Follow Mint Lounge

Latest Issue

Home > News> Talking Point > Kanthi D. Suresh is the first woman in India to head a 24x7 sports channel

Kanthi D. Suresh is the first woman in India to head a 24x7 sports channel

  • Kanthi D. Suresh on the highs and lows of running Power Sportz, a digital sports channel
  • She is the first woman in India to head a sports channel, breaking gender stereotypes

In the summer of 2008, with the Beijing Olympics in full swing, the Doordarshan office in New Delhi was in panic. The journalist meant to anchor their Olympics coverage was unavailable and there were no replacements at hand. One of the producers asked Kanthi D. Suresh, a political news anchor at Doordarshan News, if she’d like to step in and do the show. “That’s where it all began, completely by accident," laughs Suresh, who would soon shift to sports journalism and go on to cover a number of sports events, including the Olympics, the Commonwealth Games and the Asian Games.

Ten years later, in May 2018, Suresh took things a step further by launching the Gurugram-based digital news channel Power Sportz, India’s first news channel dedicated only to sports. Available on the desktop, Android, iOS and the Amazon Fire TV stick, Power Sportz is a 24x7 channel that covers a wide range of sports and sports issues from across the country. Lounge spoke to the editor-in-chief about the challenges of putting together a live digital channel and being a woman in sports journalism. Edited excerpts:

What convinced you that there would be an audience for a 24x7 sports news channel in India?

Honestly, I was just convinced that if you show something original and factual, people would buy it. Many people told me that in India if you don’t do cricket, you can’t do sport. But I saw that there was this big gap in our TV news space. And when I was covering multi-sports events, I had realized that whenever I said or presented something new or original, it synced with the audience, despite the fact that we were not doing live cricket broadcasts. So there was definitely quite a bit of risk, but I had the conviction that I could do it.

What were the biggest challenges you faced while trying to get Power Sportz off the ground?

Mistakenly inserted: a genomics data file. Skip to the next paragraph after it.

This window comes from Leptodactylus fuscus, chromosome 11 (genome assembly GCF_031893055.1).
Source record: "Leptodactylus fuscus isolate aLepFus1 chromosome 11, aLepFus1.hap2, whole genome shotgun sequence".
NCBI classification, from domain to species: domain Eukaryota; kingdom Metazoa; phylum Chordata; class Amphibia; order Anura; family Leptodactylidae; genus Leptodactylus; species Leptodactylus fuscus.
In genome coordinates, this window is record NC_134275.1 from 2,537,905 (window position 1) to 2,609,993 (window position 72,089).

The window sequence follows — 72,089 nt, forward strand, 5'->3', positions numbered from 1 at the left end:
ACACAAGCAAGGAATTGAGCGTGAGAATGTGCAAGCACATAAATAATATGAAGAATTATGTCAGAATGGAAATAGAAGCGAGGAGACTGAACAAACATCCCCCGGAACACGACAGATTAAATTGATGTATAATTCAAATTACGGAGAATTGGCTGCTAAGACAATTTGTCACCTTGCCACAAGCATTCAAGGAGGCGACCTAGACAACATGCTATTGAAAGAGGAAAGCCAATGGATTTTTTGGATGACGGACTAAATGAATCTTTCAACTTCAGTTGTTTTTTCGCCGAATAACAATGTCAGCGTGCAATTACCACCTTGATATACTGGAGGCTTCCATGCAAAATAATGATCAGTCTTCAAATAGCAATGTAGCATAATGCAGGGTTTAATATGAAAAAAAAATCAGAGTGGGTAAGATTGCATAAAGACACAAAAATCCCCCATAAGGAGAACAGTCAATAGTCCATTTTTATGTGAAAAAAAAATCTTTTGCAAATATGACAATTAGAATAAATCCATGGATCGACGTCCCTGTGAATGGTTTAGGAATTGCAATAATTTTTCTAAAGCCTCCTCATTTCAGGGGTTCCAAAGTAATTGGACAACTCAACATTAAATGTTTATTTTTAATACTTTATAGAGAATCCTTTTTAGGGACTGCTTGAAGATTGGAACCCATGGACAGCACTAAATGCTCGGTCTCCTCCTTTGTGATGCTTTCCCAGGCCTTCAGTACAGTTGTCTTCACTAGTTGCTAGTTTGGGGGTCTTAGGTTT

The biggest one we faced was technology. Because live streaming on OTT platforms isn’t very common even now, anywhere in the world. Running a linear live stream 24x7 was a huge challenge in terms of the technology which was available, as well as comprehending the requirements of the digital space. For example, within a month our channel crashed because we could not scale up our server space enough to keep up with the number of viewers.

How has the response been in terms of viewership and audience members?

I think the response has been phenomenal. Today, we’re sitting at between 300,000-350,000 users every day and we’ve gone beyond 1.8 million views every day. That’s the kind of traction we’re getting, and we’re once again having some trouble keeping up with the server requirements.

One of the advantages of being a digital channel is that you can get a lot of audience data. Has that thrown up any surprises?

Our channel has thrown up certain unexpected analytics and inferences. One is that the cliche that only cricket gets views in this country has been proved wrong. We don’t have any live cricket broadcasts yet we’ve got a fantastic viewership. It only goes to show that sports in India is growing and people are open to different kinds of sports, you just have to make them available to the audience. Also a significant percentage of our viewers are women. And our analytics indicate that we have a viewership across 5,000 cities.

What’s it like being one of only a few women in such a male-dominated field?

Sports is a very male dominated sports in India, and I can see that in my office as well, where I and my executive assistant are the only women. The main challenge is that you have to be twice as good as the average man. To be accepted as someone who has expertise in sports, you have to work twice as hard, because it’s very easy to brush aside women as glamour dolls who do not understand sports. So I have to make sure that I know more than the men I address every day. It’s like preparing for an exam each time I do my show.

Next Story